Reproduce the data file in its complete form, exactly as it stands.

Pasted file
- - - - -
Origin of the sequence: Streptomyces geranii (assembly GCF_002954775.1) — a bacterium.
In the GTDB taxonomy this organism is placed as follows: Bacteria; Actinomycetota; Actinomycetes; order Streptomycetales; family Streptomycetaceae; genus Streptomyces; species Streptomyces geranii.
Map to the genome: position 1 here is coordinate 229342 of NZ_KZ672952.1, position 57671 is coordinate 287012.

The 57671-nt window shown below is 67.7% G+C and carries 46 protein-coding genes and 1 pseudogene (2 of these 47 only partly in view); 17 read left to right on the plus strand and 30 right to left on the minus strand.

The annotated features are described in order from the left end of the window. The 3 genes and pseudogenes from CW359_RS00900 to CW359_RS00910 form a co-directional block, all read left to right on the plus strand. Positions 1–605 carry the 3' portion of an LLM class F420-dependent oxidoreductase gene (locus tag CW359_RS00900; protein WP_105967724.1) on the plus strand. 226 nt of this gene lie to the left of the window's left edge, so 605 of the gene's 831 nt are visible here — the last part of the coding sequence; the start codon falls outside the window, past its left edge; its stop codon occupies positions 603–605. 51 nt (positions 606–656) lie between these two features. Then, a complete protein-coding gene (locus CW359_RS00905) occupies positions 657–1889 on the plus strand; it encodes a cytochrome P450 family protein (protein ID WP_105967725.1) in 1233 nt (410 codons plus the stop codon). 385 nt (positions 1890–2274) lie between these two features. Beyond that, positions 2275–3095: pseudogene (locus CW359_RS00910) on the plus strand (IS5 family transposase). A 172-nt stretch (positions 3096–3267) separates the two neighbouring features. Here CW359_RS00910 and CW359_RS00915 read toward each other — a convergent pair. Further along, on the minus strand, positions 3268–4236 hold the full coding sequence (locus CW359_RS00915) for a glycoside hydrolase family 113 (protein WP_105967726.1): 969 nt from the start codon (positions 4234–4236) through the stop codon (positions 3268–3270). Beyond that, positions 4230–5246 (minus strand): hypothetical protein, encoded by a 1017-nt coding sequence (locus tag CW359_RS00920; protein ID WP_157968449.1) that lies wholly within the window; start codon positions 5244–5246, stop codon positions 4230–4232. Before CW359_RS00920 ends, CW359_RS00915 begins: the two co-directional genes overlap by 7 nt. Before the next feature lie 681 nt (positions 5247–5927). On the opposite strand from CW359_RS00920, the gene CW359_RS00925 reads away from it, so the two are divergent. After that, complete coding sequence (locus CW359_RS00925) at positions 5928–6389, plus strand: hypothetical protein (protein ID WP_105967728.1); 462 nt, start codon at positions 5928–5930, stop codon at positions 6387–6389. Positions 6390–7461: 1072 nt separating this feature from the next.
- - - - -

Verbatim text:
Origin of the sequence: Streptomyces geranii (assembly GCF_002954775.1) — a bacterium.
In the GTDB taxonomy this organism is placed as follows: Bacteria; Actinomycetota; Actinomycetes; order Streptomycetales; family Streptomycetaceae; genus Streptomyces; species Streptomyces geranii.
Map to the genome: position 1 here is coordinate 229342 of NZ_KZ672952.1, position 57671 is coordinate 287012.

The 57671-nt window shown below is 67.7% G+C and carries 46 protein-coding genes and 1 pseudogene (2 of these 47 only partly in view); 17 read left to right on the plus strand and 30 right to left on the minus strand.

The annotated features are described in order from the left end of the window. The 3 genes and pseudogenes from CW359_RS00900 to CW359_RS00910 form a co-directional block, all read left to right on the plus strand. Positions 1–605 carry the 3' portion of an LLM class F420-dependent oxidoreductase gene (locus tag CW359_RS00900; protein WP_105967724.1) on the plus strand. 226 nt of this gene lie to the left of the window's left edge, so 605 of the gene's 831 nt are visible here — the last part of the coding sequence; the start codon falls outside the window, past its left edge; its stop codon occupies positions 603–605. 51 nt (positions 606–656) lie between these two features. Then, a complete protein-coding gene (locus CW359_RS00905) occupies positions 657–1889 on the plus strand; it encodes a cytochrome P450 family protein (protein ID WP_105967725.1) in 1233 nt (410 codons plus the stop codon). 385 nt (positions 1890–2274) lie between these two features. Beyond that, positions 2275–3095: pseudogene (locus CW359_RS00910) on the plus strand (IS5 family transposase). A 172-nt stretch (positions 3096–3267) separates the two neighbouring features. Here CW359_RS00910 and CW359_RS00915 read toward each other — a convergent pair. Further along, on the minus strand, positions 3268–4236 hold the full coding sequence (locus CW359_RS00915) for a glycoside hydrolase family 113 (protein WP_105967726.1): 969 nt from the start codon (positions 4234–4236) through the stop codon (positions 3268–3270). Beyond that, positions 4230–5246 (minus strand): hypothetical protein, encoded by a 1017-nt coding sequence (locus tag CW359_RS00920; protein ID WP_157968449.1) that lies wholly within the window; start codon positions 5244–5246, stop codon positions 4230–4232. Before CW359_RS00920 ends, CW359_RS00915 begins: the two co-directional genes overlap by 7 nt. Before the next feature lie 681 nt (positions 5247–5927). On the opposite strand from CW359_RS00920, the gene CW359_RS00925 reads away from it, so the two are divergent. After that, complete coding sequence (locus CW359_RS00925) at positions 5928–6389, plus strand: hypothetical protein (protein ID WP_105967728.1); 462 nt, start codon at positions 5928–5930, stop codon at positions 6387–6389. Positions 6390–7461: 1072 nt separating this feature from the next.